In the second phase of the experiment, the researchers decided to trick the ravens in search of cheese. When the bird flew over a little crust of bread in exchange for cheese, the second researcher instead ate the slice of gouda like the greasy motherfucker he is.
Two days later, the researchers performed the experiment again, but this time with a third, neutral trainer. Of the seven birds tested, six chose the fair trainer, with one testing out the new guy. A month later, they performed this experiment again with all nine ravens, and seven chose the fair trainer, one the greasy motherfucker, and one, again, tested out Mr. Neutral.
In other words, the birds recognize who wronged them and were able to remember it, and the researchers believe that ravens would be capable of remembering the fair and unfair trainers for up to two years, which basically means—by an overly conjectured transitive property—ravens can probably operate by a Godfather-like system, and that greasy motherfucker trainer should probably watch his eyes.
Gaming and premature ejaculation.
Are video gamers sexual stallions? Italian scientists—of course they’re Italian—have found a link between gaming and sexual prowess, and it just so happens that gamers have lower levels of premature ejaculation.
The preliminary study, published in The Journal of Sexual Medicine, examined the relationship between playing video games and sexual health, a relationship many may not have even known existed.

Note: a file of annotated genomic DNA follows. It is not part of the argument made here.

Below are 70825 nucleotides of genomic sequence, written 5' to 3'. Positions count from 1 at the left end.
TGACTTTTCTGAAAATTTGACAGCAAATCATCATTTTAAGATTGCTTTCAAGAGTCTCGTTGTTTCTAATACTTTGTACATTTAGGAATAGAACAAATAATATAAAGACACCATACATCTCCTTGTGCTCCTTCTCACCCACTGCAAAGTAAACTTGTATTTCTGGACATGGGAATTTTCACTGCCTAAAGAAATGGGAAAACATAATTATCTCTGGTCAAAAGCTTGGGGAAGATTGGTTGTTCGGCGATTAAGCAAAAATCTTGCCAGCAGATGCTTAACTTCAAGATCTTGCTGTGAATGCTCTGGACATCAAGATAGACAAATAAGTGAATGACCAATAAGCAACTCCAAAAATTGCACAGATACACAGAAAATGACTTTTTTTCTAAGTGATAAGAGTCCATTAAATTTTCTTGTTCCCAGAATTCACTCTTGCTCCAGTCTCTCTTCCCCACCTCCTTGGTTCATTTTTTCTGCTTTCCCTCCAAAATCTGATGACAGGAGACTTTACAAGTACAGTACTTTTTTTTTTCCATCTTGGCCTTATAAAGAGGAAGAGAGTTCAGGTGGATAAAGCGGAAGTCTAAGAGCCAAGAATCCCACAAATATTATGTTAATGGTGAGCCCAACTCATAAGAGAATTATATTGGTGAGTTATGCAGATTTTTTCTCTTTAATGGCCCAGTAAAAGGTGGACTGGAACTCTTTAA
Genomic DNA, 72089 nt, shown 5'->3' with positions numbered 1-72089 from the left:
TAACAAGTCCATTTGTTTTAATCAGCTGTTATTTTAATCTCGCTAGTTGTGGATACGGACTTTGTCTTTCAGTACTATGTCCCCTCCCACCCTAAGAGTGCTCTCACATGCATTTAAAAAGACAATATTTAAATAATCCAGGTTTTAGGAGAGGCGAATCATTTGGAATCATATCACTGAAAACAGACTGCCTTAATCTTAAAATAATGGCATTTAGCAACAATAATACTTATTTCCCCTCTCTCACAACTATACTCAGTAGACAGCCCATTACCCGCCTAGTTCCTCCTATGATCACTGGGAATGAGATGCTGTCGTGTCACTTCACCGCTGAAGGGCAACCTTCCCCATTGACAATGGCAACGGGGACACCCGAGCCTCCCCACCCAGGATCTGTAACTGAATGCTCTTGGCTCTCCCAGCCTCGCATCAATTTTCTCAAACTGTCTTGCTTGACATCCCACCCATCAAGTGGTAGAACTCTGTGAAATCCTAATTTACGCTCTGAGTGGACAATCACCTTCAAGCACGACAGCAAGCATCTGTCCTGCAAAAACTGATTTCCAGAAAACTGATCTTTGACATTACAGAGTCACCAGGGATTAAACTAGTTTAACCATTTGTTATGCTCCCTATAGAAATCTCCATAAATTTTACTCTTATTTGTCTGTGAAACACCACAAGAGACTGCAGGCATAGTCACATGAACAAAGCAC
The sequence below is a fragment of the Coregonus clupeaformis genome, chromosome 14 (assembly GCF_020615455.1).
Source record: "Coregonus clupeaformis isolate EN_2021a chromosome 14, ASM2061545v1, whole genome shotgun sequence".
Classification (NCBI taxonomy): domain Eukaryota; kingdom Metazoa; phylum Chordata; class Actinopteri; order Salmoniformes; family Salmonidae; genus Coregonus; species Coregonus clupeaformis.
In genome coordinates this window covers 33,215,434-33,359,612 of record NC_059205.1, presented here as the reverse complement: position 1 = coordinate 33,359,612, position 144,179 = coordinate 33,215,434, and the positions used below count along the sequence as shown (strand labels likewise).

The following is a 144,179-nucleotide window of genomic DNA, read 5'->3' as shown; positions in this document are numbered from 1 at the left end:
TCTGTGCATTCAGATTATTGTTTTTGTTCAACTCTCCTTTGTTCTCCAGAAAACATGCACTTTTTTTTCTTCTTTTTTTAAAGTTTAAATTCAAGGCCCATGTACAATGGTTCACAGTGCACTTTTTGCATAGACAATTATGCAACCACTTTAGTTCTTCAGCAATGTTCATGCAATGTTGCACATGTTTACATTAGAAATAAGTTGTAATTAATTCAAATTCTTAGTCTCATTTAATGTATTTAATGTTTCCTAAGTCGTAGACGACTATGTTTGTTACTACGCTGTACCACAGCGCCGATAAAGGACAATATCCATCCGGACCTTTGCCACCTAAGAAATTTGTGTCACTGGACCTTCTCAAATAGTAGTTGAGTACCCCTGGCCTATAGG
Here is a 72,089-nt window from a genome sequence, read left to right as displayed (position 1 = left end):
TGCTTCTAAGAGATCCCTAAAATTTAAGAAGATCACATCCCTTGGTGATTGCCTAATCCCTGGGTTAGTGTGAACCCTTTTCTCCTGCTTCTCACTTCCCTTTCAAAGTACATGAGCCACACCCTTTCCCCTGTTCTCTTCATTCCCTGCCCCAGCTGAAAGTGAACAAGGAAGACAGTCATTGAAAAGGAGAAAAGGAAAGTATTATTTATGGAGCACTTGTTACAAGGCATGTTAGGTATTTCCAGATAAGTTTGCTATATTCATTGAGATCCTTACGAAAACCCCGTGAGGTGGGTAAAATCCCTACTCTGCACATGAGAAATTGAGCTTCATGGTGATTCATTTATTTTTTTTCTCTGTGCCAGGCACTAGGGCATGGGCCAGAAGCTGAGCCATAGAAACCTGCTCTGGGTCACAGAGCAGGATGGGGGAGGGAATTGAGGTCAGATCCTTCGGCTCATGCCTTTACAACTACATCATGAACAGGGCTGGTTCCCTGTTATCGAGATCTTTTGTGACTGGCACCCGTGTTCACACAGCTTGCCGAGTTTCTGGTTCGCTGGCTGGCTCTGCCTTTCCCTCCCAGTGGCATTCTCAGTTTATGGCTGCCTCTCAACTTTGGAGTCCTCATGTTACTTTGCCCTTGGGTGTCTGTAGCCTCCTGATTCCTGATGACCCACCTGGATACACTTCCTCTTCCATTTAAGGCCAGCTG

Andrea Sansone and a team of colleagues out of Sapienza University of Rome found that gamers were less likely to report premature ejaculation compared to non-gamers. Gamers, though, also reported lower levels of sexual desire on average—perhaps because the world lacks enough Lara Croft lookalikes.
Based on these survey results, Sansone and the team suggests playing video games could potentially reduce premature ejaculation, by altering the nucleus accumbens, the brain’s reward center. Then again, the lower sex drive could be reason enough for less premature ejaculation.
“We could suppose a relation between less interest toward sexual activities in men who mostly use videogames and positive psychological effects on ejaculatory control,” wrote Sansone and the team.
Gamers should pause before bragging about their pumping status. The study’s filled with limitations like the lack of medical history from the participants, the use of anonymous, self-reported questionnaires. There’s also no record of masturbatory habits. Do gamers jerk it more than non-gamers? Are gamers more likely to use the “deathgrip?”
Sanone, though, is wondering if all games are created equal. In an interview with PsyPost, he asked “Is an hour of MiniMetro as stressful as a 60-minute match of League of Legends? And is that going to cause any difference?”
Who knows? But what we do know is that it’s pretty hard to get laid if your evenings are spent in a raid.
Top photo by Flickr, CC BY-SA 2.0
Tommy Burson is a travel writer, part-time hitchhiker, and he’s currently trying to imitate Where in the World is Carmen San Diego but with more sunscreen and jorts.